DAVOS, Switzerland: As President Barack Obama starts his second term, the world's business and political elite pines for greater American engagement to tackle a thicket of security challenges.
From Syria to Mali, from Iran to the South China Sea, the United States' reluctance to be drawn into conflicts far from its shores was a leitmotiv of geopolitical debate at this year's World Economic Forum in Davos.
The absence of top Obama administration officials from the annual brainstorming and networking event in the Swiss mountains symbolised to some a perceived pullback from global leadership, even though it was Inauguration Week in Washington.
Leaders of Russia, Germany, Britain, Italy, South Africa, Jordan and many other nations made the journey.
U.S. bankers, business leaders and academics were out in force, but the most senior U.S. government officials were a Treasury undersecretary, an assistant secretary of state and the outgoing U.S. Trade Representative.
Delegates debated whether and when China would overtake America as the number one economy and global power -- estimates ranging from the early 2020s to never -- and what troubles were brewing while Washington remains in hands-off mode.
The ground rules of many Davos panels preclude identifying the speakers. One minister, shielded by that anonymity, lamented the dangers of "a world without American leadership".
Without U.S. involvement, one session was told, Syria would become a "Somalia on the Mediterranean", with Middle East states waging a proxy war via sectarian factions, some of which would export militant violence to the neighbours and to Europe.
Iran may accelerate its nuclear programme to try to break out of isolation, Vali Nasr of Johns Hopkins University said, because Washington is squeezing it with economic sanctions but shunning either direct diplomatic engagement or military action.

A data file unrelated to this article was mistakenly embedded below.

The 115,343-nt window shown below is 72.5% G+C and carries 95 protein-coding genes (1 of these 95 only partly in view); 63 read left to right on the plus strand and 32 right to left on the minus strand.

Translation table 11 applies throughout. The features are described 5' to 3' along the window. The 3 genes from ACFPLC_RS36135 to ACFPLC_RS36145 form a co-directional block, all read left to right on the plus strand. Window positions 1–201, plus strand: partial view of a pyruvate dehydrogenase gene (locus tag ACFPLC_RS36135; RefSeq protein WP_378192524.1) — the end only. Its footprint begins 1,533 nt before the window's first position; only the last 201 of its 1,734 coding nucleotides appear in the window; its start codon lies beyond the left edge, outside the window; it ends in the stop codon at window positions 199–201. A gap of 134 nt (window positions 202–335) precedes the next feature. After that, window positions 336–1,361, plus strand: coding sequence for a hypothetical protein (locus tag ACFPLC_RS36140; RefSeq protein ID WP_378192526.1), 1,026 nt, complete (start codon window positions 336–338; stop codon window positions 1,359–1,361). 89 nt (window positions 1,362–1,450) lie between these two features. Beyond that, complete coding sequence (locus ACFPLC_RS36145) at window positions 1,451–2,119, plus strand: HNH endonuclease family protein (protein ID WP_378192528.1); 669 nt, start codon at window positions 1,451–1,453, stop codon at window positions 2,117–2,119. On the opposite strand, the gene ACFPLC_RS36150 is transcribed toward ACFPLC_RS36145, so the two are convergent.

In a public address, King Abdullah of Jordan said his country, which had sent troops to fight Islamist militants in Afghanistan, now faces a "new Taliban in Syria", where an al-Qaeda affiliate has gained ground among forces fighting to oust President Bashar al-Assad. It could take years after the fall of Assad to "clean them out", the king said.
His fragile desert kingdom has taken in some 300,000 Syrian refugees, straining its thin resources and political stability. Some Syrian exiles present in Davos complained that Jordan has closed its border to Syrian opposition fighters.
Turkish Foreign Minister Ahmet Davutoglu, whose country has absorbed some 150,000 refugees and serves as a rear base for rebel fighters, said the international community would one day have to apologise to the Syrian people, as it had done in Rwanda, for failing to intervene to prevent massacres.
At least 60,000 people have been killed in two years of civil war in Syria, according to the United Nations.
Saudi Arabia's Prince Turki al-Faisal, a senior member of the royal family, former head of intelligence and ambassador to London and Washington, said the rebels were not receiving game-changing anti-aircraft and anti-tank weapons because of U.S. and manufacturers' restrictions on transfers to third parties.